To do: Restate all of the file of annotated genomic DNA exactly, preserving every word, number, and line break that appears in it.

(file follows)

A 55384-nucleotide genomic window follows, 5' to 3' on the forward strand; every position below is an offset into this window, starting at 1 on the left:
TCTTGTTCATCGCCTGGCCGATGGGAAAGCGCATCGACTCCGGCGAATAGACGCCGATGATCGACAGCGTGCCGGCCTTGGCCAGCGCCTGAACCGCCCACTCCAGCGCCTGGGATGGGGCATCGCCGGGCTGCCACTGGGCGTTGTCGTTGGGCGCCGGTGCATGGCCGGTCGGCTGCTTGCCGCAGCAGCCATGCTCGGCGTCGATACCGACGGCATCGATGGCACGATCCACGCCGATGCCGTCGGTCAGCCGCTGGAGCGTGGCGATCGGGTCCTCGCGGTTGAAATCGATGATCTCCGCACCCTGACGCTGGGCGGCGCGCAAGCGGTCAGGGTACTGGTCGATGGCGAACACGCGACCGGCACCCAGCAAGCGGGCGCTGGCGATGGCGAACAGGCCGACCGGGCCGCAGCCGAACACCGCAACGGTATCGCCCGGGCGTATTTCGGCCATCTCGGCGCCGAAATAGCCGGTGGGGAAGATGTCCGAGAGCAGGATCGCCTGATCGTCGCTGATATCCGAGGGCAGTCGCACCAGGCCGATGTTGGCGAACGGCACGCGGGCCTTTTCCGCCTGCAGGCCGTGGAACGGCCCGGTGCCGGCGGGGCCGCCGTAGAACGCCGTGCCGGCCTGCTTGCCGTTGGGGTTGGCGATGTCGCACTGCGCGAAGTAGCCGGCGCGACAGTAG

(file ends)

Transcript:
A 55384-nucleotide genomic window follows, 5' to 3' on the forward strand; every position below is an offset into this window, starting at 1 on the left:
TCTTGTTCATCGCCTGGCCGATGGGAAAGCGCATCGACTCCGGCGAATAGACGCCGATGATCGACAGCGTGCCGGCCTTGGCCAGCGCCTGAACCGCCCACTCCAGCGCCTGGGATGGGGCATCGCCGGGCTGCCACTGGGCGTTGTCGTTGGGCGCCGGTGCATGGCCGGTCGGCTGCTTGCCGCAGCAGCCATGCTCGGCGTCGATACCGACGGCATCGATGGCACGATCCACGCCGATGCCGTCGGTCAGCCGCTGGAGCGTGGCGATCGGGTCCTCGCGGTTGAAATCGATGATCTCCGCACCCTGACGCTGGGCGGCGCGCAAGCGGTCAGGGTACTGGTCGATGGCGAACACGCGACCGGCACCCAGCAAGCGGGCGCTGGCGATGGCGAACAGGCCGACCGGGCCGCAGCCGAACACCGCAACGGTATCGCCCGGGCGTATTTCGGCCATCTCGGCGCCGAAATAGCCGGTGGGGAAGATGTCCGAGAGCAGGATCGCCTGATCGTCGCTGATATCCGAGGGCAGTCGCACCAGGCCGATGTTGGCGAACGGCACGCGGGCCTTTTCCGCCTGCAGGCCGTGGAACGGCCCGGTGCCGGCGGGGCCGCCGTAGAACGCCGTGCCGGCCTGCTTGCCGTTGGGGTTGGCGATGTCGCACTGCGCGAAGTAGCCGGCGCGACAGTAG